• General wave properties, such as wave speed, frequency, wavelength, superposition, standing wave diffraction, and Doppler effect
• Reflection and refraction, such as Snell’s law and changes in wavelength and speed
• Ray optics, such as image formation using pinholes, mirrors, and lenses
• Physical optics, such as single-slit diffraction, double-slit interference, polarization, and color

A Framework for K-12 Science Education

Practices, Crosscutting Concepts, and Core Ideas (2012)


When a wave passes an object that is small compared with its wavelength, the wave is not much affected; for this reason, some things are too small to see with visible light, which is a wave phenomenon with a limited range of wavelengths corresponding to each color. When a wave meets the surface between two different materials or conditions (e.g., air to water), part of the wave is reflected at that surface and another part continues on, but at a different speed. The change of speed of the wave when passing from one medium to another can cause the wave to change direction or refract. These wave properties are used in many applications (e.g., lenses, seismic probing of Earth)… the wavelength and frequency of a wave are related to one another by the speed of travel of the wave, which depends on the type of wave and the medium through which it is passing. The reflection, refraction, and transmission of waves at an interface between two media can be modeled on the basis of these properties… At the surface between two media, like any wave, light can be reflected, refracted (its path bent), or absorbed. What occurs depends on properties of the surface and the wavelength of the light…. Lenses can be used to make eyeglasses, telescopes, or microscopes in order to extend what can be seen. The design of such instruments is based on understanding how the path of light bends at the surface of a lens.


Chapter 22: Electromagnetic Waves

22.1: Changing Electric Fields Produce Magnetic Fields; Maxwell’s Equations (2)
22.2: Production of Electromagnetic Waves (4)
22.3: Light as an Electromagnetic Wave and the Electromagnetic Spectrum (10)
22.4: Measuring the Speed of Light (1)
22.5: Energy in EM Waves (7)
22.6: Momentum Transfer and Radiation Pressure (1)
22.7: Radio and Television; Wireless Communication (7)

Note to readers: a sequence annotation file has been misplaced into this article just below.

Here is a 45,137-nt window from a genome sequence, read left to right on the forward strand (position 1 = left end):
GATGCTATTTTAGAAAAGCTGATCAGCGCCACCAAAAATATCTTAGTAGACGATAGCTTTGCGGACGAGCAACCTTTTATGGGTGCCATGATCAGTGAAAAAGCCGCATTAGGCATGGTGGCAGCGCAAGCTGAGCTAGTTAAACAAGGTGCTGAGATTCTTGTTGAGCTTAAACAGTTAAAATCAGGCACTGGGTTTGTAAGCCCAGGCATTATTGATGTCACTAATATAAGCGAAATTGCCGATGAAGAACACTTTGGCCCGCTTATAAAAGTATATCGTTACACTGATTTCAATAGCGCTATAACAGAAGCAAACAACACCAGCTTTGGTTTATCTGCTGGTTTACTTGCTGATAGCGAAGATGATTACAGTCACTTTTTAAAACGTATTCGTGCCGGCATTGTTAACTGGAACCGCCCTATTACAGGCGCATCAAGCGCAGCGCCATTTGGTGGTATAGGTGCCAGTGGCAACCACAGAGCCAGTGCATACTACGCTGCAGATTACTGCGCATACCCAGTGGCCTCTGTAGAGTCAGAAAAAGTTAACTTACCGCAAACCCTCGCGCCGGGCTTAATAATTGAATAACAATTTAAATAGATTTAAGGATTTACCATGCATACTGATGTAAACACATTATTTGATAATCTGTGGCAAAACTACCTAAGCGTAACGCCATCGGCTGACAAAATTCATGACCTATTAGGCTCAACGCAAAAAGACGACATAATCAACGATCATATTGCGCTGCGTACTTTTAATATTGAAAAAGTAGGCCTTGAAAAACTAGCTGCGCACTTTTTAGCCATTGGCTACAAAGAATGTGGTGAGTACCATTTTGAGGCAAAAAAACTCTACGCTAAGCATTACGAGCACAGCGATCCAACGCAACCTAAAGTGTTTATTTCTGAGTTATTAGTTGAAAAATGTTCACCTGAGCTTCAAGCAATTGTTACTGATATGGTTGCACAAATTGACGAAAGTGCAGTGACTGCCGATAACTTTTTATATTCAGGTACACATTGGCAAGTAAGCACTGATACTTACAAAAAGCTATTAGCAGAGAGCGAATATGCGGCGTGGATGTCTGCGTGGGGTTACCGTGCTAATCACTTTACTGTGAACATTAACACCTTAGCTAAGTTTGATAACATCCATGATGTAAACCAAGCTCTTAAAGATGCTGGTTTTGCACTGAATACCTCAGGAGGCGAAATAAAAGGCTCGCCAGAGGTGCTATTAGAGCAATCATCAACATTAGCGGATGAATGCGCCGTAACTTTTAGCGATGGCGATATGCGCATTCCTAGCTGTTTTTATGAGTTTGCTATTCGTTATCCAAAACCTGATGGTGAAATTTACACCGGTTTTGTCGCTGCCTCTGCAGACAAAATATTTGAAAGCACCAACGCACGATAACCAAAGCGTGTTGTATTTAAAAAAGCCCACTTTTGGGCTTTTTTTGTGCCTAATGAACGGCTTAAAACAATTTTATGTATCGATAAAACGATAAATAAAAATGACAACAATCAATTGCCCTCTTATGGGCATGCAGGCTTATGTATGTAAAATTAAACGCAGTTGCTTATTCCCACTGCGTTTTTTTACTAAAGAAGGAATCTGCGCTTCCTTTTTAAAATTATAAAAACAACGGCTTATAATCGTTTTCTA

Chapter 23: Light: Geometric Optics

23.1: The Ray Model of Light
23.2: Reflection; Image Formation by a Plane Mirror (5)
23.3: Formation of Images by Spherical Mirrors (10)
23.4: Index of Refraction (3)
23.5: Refraction: Snell’s Law (6)
23.6: Total Internal Reflection; Fiber Optics (4)
23.7: Thin Lenses; Ray Tracing
23.8: The Thin Lens Equation (14)
23.9: Combinations of Lenses (5)
23.10: Lensmaker’s Equation (5)

Chapter 24: The Wave Nature of Light

24.1: Waves vs. Particles; Huygens’ Principle and Diffraction
24.2: Huygens’ Principle and the Law of Refraction
24.3: Interference—Young’s Double-Slit Experiment (12)
24.4: The Visible Spectrum and Dispersion (3)
24.5: Diffraction by a Single Slit or Disk (8)
24.6: Diffraction Grating
24.7: The Spectrometer and Spectroscopy (10)
24.8: Interference in Thin Films (6)
24.9: Michelson Interferometer (2)
24.10: Polarization (9)
24.11: Liquid Crystal Displays (LCD)
24.12: Scattering of Light by the Atmosphere

Chapter 25: Optical Instruments

25.1: Cameras: Film and Digital (4)
25.2: The Human Eye; Corrective Lenses (9)
25.3: Magnifying Glass (6)
25.4: Telescopes (10)
25.5: Compound Microscope (5)
25.6: Aberrations of Lenses and Mirrors (1)
25.7: Limits of Resolution; Circular Apertures
25.8: Resolution of Telescopes and Microscopes; the λ Limit
25.9: Resolution of the Human Eye and Useful Magnification (2)
25.10: Specialty Microscopes and Contrast
25.11: X-Rays and X-Ray Diffraction (2)
25.12: X-Ray Imaging and Computed Tomography (CT Scan)